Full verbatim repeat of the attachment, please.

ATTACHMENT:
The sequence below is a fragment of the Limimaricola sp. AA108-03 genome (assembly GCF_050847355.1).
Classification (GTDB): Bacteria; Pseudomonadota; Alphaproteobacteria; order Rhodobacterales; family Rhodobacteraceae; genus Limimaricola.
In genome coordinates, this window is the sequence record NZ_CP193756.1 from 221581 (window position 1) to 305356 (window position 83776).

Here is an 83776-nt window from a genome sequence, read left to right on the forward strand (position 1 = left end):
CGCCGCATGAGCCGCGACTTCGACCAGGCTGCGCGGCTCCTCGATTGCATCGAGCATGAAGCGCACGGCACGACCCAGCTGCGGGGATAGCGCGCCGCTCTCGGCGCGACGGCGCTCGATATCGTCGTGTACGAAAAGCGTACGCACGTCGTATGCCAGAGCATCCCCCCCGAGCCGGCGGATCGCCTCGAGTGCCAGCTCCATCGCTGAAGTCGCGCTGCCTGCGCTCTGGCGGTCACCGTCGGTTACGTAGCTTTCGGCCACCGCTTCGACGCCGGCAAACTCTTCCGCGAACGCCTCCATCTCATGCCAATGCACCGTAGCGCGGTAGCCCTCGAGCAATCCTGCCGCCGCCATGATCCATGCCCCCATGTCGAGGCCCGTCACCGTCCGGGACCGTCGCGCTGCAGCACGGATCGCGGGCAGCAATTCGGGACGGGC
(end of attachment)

The sequence below is a fragment of the Limimaricola sp. AA108-03 genome (assembly GCF_050847355.1).
Classification (GTDB): Bacteria; Pseudomonadota; Alphaproteobacteria; order Rhodobacterales; family Rhodobacteraceae; genus Limimaricola.
In genome coordinates, this window is the sequence record NZ_CP193756.1 from 221581 (window position 1) to 305356 (window position 83776).

Here is an 83776-nt window from a genome sequence, read left to right on the forward strand (position 1 = left end):
CGCCGCATGAGCCGCGACTTCGACCAGGCTGCGCGGCTCCTCGATTGCATCGAGCATGAAGCGCACGGCACGACCCAGCTGCGGGGATAGCGCGCCGCTCTCGGCGCGACGGCGCTCGATATCGTCGTGTACGAAAAGCGTACGCACGTCGTATGCCAGAGCATCCCCCCCGAGCCGGCGGATCGCCTCGAGTGCCAGCTCCATCGCTGAAGTCGCGCTGCCTGCGCTCTGGCGGTCACCGTCGGTTACGTAGCTTTCGGCCACCGCTTCGACGCCGGCAAACTCTTCCGCGAACGCCTCCATCTCATGCCAATGCACCGTAGCGCGGTAGCCCTCGAGCAATCCTGCCGCCGCCATGATCCATGCCCCCATGTCGAGGCCCGTCACCGTCCGGGACCGTCGCGCTGCAGCACGGATCGCGGGCAGCAATTCGGGACGGGC